"'Love', is more sanguine, than gallantry; having for its object, the person, whom we are studious to please, through a view of possessing; and, whom we love as much, on her account, as our own: it takes possession of the heart, suddenly, and, owes its birth, to a certain something, which enchains the sentiments, and, draws the esteem, without any examination, or, information."
— Trusler, John (1735-1820)
As different as these words may appear, they have, nevertheless, been, and, are still, frequently, used, as synonymous, when intended to imply courtship. It may not be then unnecessary, to point out their peculiar ideas.
Love, is more sanguine, than gallantry; having for its object, the person, whom we are studious to please, through a view of possessing; and, whom we love as much, on her account, as our own: it takes possession of the heart, suddenly, and, owes its birth, to a certain something, which enchains the sentiments, and, draws the esteem, without any examination, or, information. Gallantry, is more sensual, than love; having for its object, the sex; we enter into intrigues, in hopes of enjoying it, and, love, more on our own account, than on that, of our mistress. It acts upon the senses, much more than upon the heart, and, is more, owing to constitution, and, complexion, than, to the force of beauty.
The one, has a power of making those persons agreeable in our eyes, who study to please the object of our love, provided, they in no respect raise our jealousy. The other, engages us to keep an eye upon all those, who are capable, either, of forwarding, or, hurting our designs; and, to watch them, as we would a rival, taking every advantage within our reach.
The first, leaves us not the liberty of choice; it commands in the beginning, as a master, and, reigns, afterwards, as a tyrant, till we are accustomed to its chains, by length of time; or, till they are broken by the efforts of powerful reason, or, the caprice of continued vexation. The second, suffers, sometimes, another passion to get before it; reason and interest, often, hold the bridle, and, make it give way to our situation, and, affairs.
Love, attaches us, solely, to one person, and, delivers up our heart, without reserve, so as to engage it, wholly, and, make every other object, of what beauty or merit soever, indifferent to us. Gallantry, rivets us, generally, to all persons, who are either beautiful or agreeable, and, unites us to those, who make the least returns to our eagerness and desire; in such a manner, however, as leaves us no liking for others.
It appears to me, that love, delights in difficulties; so far from being weakened by obstacles, they, generally, increase it; and, we make it one of our most serious engagements. As for gallantry, it banishes formality, is less accustomed to difficulty, and, is often entered into, merely, for amusement. It is for this reason, we observe more spirit of gallantry in men, than love: for, it is rare to find a first love, followed by a second; and, I doubt, whether ever it can be said, by a third: but, gallantries are, sometimes, without number, and, succeed each other, till that age arrives, when their source is dried up.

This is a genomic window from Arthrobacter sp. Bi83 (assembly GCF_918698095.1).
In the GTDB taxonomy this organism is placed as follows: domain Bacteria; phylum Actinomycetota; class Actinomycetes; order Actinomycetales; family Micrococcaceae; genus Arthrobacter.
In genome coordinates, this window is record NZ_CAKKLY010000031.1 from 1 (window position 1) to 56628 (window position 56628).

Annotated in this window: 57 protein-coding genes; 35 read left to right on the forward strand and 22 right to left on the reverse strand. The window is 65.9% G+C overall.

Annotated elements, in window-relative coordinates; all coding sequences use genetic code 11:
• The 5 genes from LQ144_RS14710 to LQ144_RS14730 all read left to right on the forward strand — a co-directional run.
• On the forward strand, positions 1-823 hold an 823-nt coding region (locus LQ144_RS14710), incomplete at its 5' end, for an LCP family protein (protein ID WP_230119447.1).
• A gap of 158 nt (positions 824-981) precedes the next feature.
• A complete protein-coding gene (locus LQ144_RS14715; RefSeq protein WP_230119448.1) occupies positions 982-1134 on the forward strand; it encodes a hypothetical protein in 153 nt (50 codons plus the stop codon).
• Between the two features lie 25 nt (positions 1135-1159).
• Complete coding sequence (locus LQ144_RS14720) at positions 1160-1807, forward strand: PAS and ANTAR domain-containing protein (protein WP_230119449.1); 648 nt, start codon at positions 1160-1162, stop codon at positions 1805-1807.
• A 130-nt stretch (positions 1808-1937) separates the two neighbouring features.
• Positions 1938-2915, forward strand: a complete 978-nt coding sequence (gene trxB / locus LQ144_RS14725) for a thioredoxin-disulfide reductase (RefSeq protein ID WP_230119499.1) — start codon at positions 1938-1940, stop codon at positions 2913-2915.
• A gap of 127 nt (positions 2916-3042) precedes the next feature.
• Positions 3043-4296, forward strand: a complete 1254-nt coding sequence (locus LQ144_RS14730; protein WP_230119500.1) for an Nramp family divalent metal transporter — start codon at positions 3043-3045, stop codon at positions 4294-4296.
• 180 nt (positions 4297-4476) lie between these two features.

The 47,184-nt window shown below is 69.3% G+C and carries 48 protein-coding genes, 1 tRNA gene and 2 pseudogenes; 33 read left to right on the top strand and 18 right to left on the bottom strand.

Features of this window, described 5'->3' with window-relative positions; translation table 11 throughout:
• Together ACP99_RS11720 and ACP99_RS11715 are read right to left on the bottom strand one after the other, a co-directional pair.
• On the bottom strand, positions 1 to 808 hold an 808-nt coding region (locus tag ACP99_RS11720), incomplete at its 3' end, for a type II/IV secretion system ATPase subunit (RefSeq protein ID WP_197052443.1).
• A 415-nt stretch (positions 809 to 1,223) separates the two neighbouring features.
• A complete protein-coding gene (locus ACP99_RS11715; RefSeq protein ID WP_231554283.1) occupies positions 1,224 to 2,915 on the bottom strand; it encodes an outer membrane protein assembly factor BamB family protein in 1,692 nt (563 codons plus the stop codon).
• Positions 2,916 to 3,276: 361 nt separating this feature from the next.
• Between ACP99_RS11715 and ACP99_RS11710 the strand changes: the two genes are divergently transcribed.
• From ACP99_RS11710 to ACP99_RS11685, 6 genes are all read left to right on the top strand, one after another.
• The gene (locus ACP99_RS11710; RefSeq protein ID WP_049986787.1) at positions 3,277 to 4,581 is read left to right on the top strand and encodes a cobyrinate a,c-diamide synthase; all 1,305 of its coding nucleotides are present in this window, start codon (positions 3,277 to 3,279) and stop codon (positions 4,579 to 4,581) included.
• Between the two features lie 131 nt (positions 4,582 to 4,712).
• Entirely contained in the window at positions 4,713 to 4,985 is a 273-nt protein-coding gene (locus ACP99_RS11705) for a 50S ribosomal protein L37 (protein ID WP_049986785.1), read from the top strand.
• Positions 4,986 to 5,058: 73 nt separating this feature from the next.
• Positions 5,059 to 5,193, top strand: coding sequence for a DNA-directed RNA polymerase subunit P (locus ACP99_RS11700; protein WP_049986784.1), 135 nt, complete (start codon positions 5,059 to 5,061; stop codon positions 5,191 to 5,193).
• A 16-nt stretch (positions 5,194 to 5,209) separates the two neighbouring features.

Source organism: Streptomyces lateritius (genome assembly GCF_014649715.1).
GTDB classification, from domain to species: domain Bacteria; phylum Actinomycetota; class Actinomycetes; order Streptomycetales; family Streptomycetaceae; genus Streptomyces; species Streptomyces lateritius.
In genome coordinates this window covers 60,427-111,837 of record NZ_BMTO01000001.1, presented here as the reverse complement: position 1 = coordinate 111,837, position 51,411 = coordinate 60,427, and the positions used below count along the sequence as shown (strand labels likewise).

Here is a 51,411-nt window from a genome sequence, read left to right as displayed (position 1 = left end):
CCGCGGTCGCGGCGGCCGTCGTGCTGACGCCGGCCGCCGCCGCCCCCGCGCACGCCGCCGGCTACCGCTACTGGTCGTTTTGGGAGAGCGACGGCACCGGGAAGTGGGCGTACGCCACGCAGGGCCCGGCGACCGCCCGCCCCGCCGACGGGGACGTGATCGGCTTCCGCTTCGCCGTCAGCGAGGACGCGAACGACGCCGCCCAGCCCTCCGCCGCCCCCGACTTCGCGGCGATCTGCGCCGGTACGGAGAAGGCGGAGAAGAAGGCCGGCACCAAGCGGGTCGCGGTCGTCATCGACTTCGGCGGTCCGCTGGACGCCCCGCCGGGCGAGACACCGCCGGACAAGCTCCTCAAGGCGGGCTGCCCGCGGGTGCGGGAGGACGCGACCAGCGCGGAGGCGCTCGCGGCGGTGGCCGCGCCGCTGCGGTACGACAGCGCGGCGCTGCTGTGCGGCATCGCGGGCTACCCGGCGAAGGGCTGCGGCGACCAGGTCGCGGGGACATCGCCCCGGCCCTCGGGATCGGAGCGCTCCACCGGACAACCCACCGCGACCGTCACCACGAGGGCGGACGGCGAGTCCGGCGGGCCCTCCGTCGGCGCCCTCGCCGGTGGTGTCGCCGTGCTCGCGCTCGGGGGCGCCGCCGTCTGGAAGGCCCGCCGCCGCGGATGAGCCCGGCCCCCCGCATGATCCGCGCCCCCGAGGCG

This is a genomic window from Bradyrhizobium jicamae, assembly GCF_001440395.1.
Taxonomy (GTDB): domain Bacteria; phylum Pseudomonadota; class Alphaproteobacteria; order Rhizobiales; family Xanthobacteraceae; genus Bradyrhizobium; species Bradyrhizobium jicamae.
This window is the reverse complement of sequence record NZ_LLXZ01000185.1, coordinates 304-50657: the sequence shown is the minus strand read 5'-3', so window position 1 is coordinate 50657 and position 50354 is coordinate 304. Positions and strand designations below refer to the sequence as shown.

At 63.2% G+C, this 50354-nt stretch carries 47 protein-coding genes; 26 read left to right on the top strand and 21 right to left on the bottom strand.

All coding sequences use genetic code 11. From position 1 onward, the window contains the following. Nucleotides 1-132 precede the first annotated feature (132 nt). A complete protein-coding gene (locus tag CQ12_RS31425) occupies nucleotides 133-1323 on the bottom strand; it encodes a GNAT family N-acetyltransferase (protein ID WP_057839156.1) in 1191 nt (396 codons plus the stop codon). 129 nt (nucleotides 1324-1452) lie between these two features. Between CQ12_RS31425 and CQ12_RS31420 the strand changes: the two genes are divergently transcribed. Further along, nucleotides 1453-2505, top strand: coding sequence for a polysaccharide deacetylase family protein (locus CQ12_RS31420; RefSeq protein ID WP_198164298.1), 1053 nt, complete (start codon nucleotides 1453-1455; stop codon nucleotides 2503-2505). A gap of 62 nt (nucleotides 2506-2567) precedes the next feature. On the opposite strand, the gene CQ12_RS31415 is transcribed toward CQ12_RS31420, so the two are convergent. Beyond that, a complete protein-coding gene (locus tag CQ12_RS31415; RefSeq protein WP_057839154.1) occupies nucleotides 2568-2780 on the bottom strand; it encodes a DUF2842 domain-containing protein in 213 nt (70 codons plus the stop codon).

There is, always, honesty in love; but, it is troublesome and capricious; we consider it, now-a-days, as a distemper, or, as a weakness of mind. In gallantry, there is a degree of knavery, but, it is free and good humoured; and, is become the taste of the age.
Love, designs on the imagination, the flattering idea of eternal happiness, in the entire and constant possession of the object we love. Gallantry, fails not to paint there the agreeable image of a singular pleasure, in the enjoyment of the object we pursue; but, neither the one, nor, the other, copies after nature; experience shewing us, that their colours, however agreeable, are, equally, deceitful. All the difference we find, is, that love, being more serious, the unfaithfulness of its pencil, gives greater offence; and, the recollection of the pain it has given, in seeing it so ill rewarded, creates our disgust; whereas, gallantry, being more wanton, we are less sensible of the fallacy of its colouring, and, the vain notions we have of being arrived at the end of its designs, reconcile any disappointments, we may have met with.
In love, it is the heart, which, principally, tastes the pleasure; the mind, making itself a slave, without any regard; and, the satisfaction of the senses, contributing less to the sweet enjoyment, than a certain contentedness of soul, which produces the charming idea, of being in the possession of what we love, and, receiving the most sensible proofs of a tender return. In gallantry, the heart, is less affected with the object; the mind, being more free, to indulge itself, and the senses, more attentive to their own satisfaction, partake the pleasure with greater equality; voluptuousness, contributing more to its enjoyment, than the delicacy of sentiments.
When we are too much tormented by the caprices of love, we endeavour to disentangle ourselves, and, become indifferent. When we are too fatigued by the exercises of gallantry, we take a resolution to desist, and, become sober.
Excess makes love degenerate into jealousy; and, gallantry, into libertinism. In the first case, we are subject, to trouble of mind; in the second, we are in danger, of destroying our health.
Upon the whole, love, is, generally, justifiable; gallantry, always, blameable.
(II, pp. 82-86)
See John Trusler, The Difference, Between Words, Esteemed Synonymous: in the English Language; and, the Proper Choice of them Determined: Together with, so much of AbbÃ© Girard's Treatise, on this Subject, as Would Agree, with our Mode of Expression, 2 vols. (London: Printed for J. Dodsley, 1766). <Vol. I, Link to ECCO-TCP><Vol. II, Link to ECCO-TCP>